Oh yes, about a book -- I have written one book of Ocracoke stories, history, and ghost tales. It's called "Digging up Uncle Evans" and you can order it here: http://www.blacksquallbooks.com/

  8. Anonymous10:21 PM

    Philip, I agree with OBXdreaming and hope to make Ocracoke my home some day. A few years ago my husband suggested we purchase a little cottage for sale on the island. At the time I was looking for a vacation home in Italy and retiring on Ocracoke was the farthest thing from the vision I had of living in Italy. Now a few years wiser I see that what drew me to Italy is right in your backyard. Worlds apart yet your simple (in a good way) way of life on Ocracoke can rival what the grandest piazza in Italy can offer.

    Regarding Sam Jones...I met you in late August on the ghost tour the night Henry was there. I was asking you about the Berkley Manor. I am intrigued by Sam Jones and the footprint that he left on the island. I was able to see Berkley Manor and I find the building, its history and Sam Jones to be fascinating. I would love to hear any stories that you may have. Take Care. -Dvera

  9. Anonymous10:25 PM

    I got the book "Digging Up Uncle Evans" for Christmas the year it came out and I thoroughly enjoyed it. When my sister asked me what I wanted, I knew she wanted more than one idea, so I told her several things, but told her MANY times that what I really, really, REALLY wanted was the Uncle Evans book. My whining worked ... I got it!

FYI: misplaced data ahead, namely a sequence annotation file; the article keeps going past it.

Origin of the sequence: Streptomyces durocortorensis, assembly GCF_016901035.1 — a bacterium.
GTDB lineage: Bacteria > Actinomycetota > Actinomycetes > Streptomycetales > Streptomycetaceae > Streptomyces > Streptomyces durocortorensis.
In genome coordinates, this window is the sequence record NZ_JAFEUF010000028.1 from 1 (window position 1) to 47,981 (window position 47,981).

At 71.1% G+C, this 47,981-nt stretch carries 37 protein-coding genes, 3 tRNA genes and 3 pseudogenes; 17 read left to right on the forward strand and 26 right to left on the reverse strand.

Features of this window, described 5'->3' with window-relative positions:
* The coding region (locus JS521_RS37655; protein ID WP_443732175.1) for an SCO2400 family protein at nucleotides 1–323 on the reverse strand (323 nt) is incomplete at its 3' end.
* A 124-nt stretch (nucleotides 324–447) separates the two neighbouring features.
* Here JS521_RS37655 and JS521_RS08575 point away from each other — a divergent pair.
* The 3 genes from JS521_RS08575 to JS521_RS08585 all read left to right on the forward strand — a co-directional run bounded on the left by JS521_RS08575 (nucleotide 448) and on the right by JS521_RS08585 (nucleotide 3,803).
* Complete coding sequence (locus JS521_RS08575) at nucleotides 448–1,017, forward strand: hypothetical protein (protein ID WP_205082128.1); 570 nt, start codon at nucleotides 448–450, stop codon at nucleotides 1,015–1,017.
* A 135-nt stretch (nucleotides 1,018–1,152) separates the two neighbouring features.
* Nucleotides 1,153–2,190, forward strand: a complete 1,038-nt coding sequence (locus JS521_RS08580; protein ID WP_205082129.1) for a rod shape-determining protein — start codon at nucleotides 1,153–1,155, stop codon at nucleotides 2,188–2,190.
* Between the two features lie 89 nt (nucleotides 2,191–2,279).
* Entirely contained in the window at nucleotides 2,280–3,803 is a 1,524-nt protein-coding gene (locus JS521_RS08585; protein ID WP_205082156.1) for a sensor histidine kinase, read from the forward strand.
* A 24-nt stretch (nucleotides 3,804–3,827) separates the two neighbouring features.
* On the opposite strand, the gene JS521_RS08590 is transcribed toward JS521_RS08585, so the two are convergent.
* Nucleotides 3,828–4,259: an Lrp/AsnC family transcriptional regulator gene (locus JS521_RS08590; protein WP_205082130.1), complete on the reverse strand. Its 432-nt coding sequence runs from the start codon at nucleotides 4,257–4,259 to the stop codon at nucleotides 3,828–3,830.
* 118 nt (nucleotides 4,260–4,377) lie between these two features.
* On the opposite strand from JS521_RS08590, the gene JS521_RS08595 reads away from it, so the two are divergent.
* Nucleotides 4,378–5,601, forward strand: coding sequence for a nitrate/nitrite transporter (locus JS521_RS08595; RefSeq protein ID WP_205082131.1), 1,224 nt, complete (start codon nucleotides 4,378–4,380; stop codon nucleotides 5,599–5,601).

10. Dvera, I have written my article about Sam Jones. It is ten pages long. Right now I am gathering photos to accompany the article which I intend to publish as a monthly Ocracoke Newsletter sometime in the next couple of months. I believe it will be the most comprehensive biography of Sam published to date. Keep reading the Journal. I'll let our readers know when it goes on line.

  11. I read a children's book a few years ago, written by Theodore Taylor, called Teetoncey and Ben O'Neal and another one by the same author called "The Odyssey of Ben O'Neal" which took place in the Outer Banks.

  12. Anonymous8:31 PM

    Thanks Philip...I will watch for the article.

  13. Anonymous4:03 PM

    I subscribe to the "Ocracoke Observer" and absolutely love reading it from cover to cover. It's $27 a subscription, which covers nine well-written issues. You can send your check to Ocracoke Observer, P.O. Box #427, Ocracoke, NC 27960.

    Well worth every penny since I'm 6 hours by car/ferry from Ocracoke! I immediately stop whatever I'm doing when each issue arrives and sit down to read it. Philip has been known to write some interesting tales in it, too.

    If you are on the island, you can pick up free copies of this publication at many businesses, but when you are not there, it's the way to stay informed, along w/ Philip's timely blog.

  14. Just a clarification: The Ocracoker and the Ocracoke Observer are two different publications. The former is a small paper published weekly; the latter is larger and published once a month except in the dead of winter.